Unfortunately, research in cognitive science supports my initial and continued skepticism that this test-prep methodology will succeed in helping struggling readers make meaning of texts:
…cognitive science has shown that comprehension is “domain specific. Several studies show that “poor” readers suddenly look quite strong when reading on subjects they know a lot about, and “strong” readers who have weak subject knowledge, suddenly look quite weak. Despite this finding, students are boringly and time-wastingly taught to practice formal strategies on trivial fictions.
Such policies lead not only to ineffective instruction and undesirable student outcomes, but contribute to a disinterest and even aversion to reading among our youth. How could a junior in high school possibly enjoy reading Arthur Miller when they are not only struggling with comprehension, but being taught the “WIN” strategy for main idea? (WIN is an pneumonic device used in Miami schools—W: Determine the who or what the paragraph is mostly about. I: Determine the most important information about this who or what. N: State the main idea accurately and concisely using only a small number of words.)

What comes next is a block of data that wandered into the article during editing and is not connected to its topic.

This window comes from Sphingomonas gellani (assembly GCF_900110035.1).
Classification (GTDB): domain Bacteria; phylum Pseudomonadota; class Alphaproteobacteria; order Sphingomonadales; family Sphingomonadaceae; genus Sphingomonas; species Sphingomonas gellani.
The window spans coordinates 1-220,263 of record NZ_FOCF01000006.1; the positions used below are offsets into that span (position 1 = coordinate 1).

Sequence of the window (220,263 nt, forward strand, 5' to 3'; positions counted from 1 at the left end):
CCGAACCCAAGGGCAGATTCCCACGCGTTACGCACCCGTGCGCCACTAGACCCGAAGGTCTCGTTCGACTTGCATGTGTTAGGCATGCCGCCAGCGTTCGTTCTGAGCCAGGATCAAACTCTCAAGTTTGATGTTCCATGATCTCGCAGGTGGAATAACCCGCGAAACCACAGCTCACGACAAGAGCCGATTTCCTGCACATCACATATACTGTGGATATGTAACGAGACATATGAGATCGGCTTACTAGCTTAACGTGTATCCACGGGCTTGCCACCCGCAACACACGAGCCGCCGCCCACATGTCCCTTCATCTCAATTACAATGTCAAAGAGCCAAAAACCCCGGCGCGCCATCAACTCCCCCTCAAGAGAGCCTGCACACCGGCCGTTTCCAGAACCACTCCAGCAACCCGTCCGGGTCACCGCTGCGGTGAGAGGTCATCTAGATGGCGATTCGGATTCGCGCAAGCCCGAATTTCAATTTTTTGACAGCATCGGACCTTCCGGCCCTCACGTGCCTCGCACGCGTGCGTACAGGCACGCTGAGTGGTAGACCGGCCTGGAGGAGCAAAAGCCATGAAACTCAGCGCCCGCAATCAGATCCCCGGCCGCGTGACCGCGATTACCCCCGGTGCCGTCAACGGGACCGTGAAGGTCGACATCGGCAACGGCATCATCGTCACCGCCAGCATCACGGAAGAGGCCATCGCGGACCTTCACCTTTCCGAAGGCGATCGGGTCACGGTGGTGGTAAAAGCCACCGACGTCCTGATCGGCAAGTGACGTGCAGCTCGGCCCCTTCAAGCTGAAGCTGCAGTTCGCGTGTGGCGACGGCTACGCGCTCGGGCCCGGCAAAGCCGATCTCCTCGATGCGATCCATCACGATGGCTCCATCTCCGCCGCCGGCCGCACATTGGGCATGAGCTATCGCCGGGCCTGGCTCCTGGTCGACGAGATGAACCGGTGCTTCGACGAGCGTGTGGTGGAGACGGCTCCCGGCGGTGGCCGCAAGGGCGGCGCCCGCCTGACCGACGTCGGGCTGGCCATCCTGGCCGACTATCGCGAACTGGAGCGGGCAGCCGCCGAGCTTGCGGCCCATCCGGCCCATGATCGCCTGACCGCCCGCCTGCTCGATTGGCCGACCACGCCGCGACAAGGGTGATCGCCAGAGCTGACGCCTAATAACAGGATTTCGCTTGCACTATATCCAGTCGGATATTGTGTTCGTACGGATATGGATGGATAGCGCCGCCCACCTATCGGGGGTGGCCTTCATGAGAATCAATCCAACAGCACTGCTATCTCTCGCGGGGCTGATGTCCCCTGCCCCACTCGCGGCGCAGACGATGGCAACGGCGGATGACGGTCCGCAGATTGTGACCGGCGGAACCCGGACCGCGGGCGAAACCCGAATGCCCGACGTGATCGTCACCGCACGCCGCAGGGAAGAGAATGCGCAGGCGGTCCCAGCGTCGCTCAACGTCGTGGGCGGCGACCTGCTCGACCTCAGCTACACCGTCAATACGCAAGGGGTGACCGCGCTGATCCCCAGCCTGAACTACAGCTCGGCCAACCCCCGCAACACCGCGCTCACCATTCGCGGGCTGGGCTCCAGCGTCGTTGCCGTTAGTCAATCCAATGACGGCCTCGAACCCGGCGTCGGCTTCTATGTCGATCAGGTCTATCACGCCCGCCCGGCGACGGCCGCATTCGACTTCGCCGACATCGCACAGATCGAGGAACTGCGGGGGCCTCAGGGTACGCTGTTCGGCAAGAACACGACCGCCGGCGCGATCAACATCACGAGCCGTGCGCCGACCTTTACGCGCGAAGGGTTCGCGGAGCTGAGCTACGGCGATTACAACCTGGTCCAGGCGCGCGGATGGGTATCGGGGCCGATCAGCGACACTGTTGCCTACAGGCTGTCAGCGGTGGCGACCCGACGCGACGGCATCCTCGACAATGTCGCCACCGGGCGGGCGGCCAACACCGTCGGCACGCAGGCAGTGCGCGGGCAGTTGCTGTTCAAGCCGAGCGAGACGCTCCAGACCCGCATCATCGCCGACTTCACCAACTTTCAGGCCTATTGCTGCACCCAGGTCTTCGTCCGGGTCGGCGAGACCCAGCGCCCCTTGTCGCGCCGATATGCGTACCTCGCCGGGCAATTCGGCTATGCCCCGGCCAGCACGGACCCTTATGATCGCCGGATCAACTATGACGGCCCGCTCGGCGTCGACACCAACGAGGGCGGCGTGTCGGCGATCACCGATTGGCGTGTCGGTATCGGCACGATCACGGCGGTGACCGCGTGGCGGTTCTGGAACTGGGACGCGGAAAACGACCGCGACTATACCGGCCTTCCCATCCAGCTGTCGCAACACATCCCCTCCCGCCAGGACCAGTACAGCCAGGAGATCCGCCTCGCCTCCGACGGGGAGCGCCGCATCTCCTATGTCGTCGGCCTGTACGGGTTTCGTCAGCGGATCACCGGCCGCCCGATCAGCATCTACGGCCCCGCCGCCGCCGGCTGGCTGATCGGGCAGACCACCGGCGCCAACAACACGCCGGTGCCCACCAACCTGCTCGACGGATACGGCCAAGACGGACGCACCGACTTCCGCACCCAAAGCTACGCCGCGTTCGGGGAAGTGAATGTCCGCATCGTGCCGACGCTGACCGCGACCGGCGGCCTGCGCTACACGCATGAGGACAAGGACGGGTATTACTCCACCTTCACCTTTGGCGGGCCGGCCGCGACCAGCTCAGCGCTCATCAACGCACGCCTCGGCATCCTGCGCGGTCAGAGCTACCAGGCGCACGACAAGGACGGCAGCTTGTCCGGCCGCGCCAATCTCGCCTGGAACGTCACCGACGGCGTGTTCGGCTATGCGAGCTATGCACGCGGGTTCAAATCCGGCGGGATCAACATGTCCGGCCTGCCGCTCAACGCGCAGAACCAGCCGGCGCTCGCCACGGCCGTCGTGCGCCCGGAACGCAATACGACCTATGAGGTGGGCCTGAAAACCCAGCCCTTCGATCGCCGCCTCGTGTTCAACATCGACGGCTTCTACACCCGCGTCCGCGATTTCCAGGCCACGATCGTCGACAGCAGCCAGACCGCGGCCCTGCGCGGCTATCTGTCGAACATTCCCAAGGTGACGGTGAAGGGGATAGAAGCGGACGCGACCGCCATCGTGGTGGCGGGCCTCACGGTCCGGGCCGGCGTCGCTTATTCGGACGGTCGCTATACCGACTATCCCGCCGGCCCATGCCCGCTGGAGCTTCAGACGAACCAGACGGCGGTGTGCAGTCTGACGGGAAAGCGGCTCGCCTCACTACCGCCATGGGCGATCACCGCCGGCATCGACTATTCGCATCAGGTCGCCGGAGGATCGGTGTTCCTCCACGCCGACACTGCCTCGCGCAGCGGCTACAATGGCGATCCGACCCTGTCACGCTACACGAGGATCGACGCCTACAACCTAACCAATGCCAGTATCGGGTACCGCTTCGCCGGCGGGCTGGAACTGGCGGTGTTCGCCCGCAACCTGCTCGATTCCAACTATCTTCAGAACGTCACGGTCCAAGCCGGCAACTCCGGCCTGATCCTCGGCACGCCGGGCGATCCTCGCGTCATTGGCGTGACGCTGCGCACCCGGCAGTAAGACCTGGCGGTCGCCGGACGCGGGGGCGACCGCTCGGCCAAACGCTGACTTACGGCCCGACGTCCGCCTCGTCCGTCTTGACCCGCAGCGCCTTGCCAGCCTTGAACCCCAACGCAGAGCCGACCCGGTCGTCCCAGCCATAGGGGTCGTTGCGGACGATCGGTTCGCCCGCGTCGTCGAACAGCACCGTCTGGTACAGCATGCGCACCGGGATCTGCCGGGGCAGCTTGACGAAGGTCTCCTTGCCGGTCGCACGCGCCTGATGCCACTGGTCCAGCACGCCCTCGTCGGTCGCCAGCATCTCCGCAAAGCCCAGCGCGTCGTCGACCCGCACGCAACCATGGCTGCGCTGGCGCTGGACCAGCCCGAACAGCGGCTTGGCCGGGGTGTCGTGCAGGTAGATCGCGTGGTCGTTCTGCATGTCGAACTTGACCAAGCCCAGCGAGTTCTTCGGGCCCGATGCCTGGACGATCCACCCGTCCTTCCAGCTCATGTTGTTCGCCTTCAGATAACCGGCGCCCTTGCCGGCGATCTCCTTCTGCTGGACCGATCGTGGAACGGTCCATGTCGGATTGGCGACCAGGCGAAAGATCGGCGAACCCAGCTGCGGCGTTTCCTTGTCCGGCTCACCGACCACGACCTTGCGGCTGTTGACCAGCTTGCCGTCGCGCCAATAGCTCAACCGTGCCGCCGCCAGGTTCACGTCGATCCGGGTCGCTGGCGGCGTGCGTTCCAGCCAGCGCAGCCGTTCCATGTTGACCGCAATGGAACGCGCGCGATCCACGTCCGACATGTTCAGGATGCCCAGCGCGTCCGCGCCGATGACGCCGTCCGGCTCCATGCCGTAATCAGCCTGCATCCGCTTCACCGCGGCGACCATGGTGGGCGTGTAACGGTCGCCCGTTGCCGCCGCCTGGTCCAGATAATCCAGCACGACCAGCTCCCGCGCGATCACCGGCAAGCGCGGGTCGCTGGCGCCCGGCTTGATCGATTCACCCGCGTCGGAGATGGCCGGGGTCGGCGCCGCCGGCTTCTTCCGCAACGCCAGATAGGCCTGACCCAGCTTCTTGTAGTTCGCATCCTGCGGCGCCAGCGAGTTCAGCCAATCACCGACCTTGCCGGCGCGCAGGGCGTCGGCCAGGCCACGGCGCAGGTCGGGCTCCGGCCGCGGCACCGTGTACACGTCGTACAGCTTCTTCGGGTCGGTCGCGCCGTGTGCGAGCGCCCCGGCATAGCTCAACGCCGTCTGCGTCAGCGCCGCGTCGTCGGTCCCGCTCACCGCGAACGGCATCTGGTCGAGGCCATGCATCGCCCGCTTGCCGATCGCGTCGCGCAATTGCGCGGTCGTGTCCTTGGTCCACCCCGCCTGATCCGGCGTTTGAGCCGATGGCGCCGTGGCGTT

Instructors also see their love of teaching and literature eviscerated, as bureaucrats circulate the halls to ensure compliance with trivial test-driven measures (Have you correctly identified “main idea” as the daily objective on your white board? If not, we need to have a serious talk about your commitment to your students’ futures).